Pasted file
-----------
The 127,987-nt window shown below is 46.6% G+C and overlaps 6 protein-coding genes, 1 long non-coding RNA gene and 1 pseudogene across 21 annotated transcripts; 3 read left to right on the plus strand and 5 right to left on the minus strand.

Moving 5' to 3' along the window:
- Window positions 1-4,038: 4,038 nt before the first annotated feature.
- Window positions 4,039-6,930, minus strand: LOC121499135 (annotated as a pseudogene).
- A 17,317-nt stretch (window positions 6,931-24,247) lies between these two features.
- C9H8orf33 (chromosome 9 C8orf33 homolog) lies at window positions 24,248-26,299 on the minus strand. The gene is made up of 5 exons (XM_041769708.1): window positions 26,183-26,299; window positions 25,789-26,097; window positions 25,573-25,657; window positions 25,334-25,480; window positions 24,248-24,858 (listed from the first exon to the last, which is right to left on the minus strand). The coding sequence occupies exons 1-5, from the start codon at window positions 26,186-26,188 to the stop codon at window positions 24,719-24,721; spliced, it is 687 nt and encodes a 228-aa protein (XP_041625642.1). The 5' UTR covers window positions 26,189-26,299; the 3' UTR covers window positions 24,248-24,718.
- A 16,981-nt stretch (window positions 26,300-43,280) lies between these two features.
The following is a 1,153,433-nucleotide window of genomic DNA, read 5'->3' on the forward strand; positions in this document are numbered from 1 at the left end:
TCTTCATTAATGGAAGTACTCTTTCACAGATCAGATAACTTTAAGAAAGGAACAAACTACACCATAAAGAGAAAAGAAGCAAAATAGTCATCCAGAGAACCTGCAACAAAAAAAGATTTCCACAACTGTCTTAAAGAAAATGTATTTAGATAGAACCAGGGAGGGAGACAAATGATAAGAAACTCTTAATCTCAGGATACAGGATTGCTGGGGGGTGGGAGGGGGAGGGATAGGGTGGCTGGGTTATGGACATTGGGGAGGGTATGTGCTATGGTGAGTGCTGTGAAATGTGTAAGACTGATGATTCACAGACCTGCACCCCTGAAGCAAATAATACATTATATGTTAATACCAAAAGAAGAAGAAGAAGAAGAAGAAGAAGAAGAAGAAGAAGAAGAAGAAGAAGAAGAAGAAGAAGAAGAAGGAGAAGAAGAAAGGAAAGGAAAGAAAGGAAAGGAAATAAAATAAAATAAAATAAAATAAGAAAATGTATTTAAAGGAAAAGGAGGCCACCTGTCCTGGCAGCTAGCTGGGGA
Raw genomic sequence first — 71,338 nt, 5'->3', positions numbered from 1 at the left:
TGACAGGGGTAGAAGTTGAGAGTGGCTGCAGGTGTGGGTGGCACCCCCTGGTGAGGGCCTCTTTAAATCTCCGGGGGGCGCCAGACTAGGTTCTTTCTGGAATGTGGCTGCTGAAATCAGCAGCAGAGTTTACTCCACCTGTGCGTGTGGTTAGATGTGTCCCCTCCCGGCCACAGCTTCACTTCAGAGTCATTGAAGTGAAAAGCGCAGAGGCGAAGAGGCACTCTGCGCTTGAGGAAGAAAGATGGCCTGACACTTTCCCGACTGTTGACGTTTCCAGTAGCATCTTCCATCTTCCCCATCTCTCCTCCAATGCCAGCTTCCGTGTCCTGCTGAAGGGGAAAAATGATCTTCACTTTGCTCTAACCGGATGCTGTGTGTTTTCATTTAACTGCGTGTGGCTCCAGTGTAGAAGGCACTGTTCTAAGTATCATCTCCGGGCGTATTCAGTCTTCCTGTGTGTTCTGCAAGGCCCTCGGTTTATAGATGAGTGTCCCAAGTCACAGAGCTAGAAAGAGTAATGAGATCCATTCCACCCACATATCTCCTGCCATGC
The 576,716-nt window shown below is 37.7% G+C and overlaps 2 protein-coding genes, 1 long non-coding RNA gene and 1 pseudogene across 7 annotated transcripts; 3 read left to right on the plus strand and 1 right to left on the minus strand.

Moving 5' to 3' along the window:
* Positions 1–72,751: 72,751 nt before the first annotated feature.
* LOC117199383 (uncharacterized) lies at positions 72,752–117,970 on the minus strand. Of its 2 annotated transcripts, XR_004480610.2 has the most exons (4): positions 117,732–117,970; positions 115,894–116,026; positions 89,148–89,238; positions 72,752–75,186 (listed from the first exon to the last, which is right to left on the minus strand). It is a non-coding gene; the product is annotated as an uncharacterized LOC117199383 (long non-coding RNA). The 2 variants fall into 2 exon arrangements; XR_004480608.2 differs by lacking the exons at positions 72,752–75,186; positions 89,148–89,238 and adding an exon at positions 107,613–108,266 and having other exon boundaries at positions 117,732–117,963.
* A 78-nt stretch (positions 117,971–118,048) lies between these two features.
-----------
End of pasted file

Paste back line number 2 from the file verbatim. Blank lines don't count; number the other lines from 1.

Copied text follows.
Moving 5' to 3' along the window: